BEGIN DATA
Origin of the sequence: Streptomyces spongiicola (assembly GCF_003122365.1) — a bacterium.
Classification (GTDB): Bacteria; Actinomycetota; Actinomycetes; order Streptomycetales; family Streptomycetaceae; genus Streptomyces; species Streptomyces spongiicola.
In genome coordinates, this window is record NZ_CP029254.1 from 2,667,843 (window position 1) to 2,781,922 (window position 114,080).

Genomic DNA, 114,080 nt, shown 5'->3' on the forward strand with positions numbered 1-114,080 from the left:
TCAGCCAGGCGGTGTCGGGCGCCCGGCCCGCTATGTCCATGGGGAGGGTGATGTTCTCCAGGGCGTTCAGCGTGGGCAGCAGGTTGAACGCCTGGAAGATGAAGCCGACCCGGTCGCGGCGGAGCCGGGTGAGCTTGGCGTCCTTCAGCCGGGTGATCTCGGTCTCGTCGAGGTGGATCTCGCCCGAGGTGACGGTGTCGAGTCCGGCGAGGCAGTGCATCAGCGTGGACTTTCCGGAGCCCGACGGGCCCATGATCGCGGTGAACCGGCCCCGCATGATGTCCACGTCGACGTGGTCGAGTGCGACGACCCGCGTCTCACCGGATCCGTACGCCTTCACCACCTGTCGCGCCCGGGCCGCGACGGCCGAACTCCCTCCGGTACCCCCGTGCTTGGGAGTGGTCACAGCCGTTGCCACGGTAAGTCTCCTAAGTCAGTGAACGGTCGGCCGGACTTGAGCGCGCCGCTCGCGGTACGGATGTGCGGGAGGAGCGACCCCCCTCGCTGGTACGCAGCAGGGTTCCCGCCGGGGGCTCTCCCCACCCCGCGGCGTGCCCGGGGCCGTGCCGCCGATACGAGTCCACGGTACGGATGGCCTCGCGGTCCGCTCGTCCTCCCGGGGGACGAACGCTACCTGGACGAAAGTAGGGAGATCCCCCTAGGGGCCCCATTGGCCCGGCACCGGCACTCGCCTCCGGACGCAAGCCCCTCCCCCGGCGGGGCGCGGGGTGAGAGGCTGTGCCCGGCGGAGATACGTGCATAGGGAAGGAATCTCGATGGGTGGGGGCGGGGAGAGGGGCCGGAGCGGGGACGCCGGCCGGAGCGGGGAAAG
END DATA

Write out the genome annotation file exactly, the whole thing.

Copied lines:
Origin of the sequence: Streptomyces spongiicola (assembly GCF_003122365.1) — a bacterium.
Classification (GTDB): Bacteria; Actinomycetota; Actinomycetes; order Streptomycetales; family Streptomycetaceae; genus Streptomyces; species Streptomyces spongiicola.
In genome coordinates, this window is record NZ_CP029254.1 from 2,667,843 (window position 1) to 2,781,922 (window position 114,080).

Genomic DNA, 114,080 nt, shown 5'->3' on the forward strand with positions numbered 1-114,080 from the left:
TCAGCCAGGCGGTGTCGGGCGCCCGGCCCGCTATGTCCATGGGGAGGGTGATGTTCTCCAGGGCGTTCAGCGTGGGCAGCAGGTTGAACGCCTGGAAGATGAAGCCGACCCGGTCGCGGCGGAGCCGGGTGAGCTTGGCGTCCTTCAGCCGGGTGATCTCGGTCTCGTCGAGGTGGATCTCGCCCGAGGTGACGGTGTCGAGTCCGGCGAGGCAGTGCATCAGCGTGGACTTTCCGGAGCCCGACGGGCCCATGATCGCGGTGAACCGGCCCCGCATGATGTCCACGTCGACGTGGTCGAGTGCGACGACCCGCGTCTCACCGGATCCGTACGCCTTCACCACCTGTCGCGCCCGGGCCGCGACGGCCGAACTCCCTCCGGTACCCCCGTGCTTGGGAGTGGTCACAGCCGTTGCCACGGTAAGTCTCCTAAGTCAGTGAACGGTCGGCCGGACTTGAGCGCGCCGCTCGCGGTACGGATGTGCGGGAGGAGCGACCCCCCTCGCTGGTACGCAGCAGGGTTCCCGCCGGGGGCTCTCCCCACCCCGCGGCGTGCCCGGGGCCGTGCCGCCGATACGAGTCCACGGTACGGATGGCCTCGCGGTCCGCTCGTCCTCCCGGGGGACGAACGCTACCTGGACGAAAGTAGGGAGATCCCCCTAGGGGCCCCATTGGCCCGGCACCGGCACTCGCCTCCGGACGCAAGCCCCTCCCCCGGCGGGGCGCGGGGTGAGAGGCTGTGCCCGGCGGAGATACGTGCATAGGGAAGGAATCTCGATGGGTGGGGGCGGGGAGAGGGGCCGGAGCGGGGACGCCGGCCGGAGCGGGGAAAG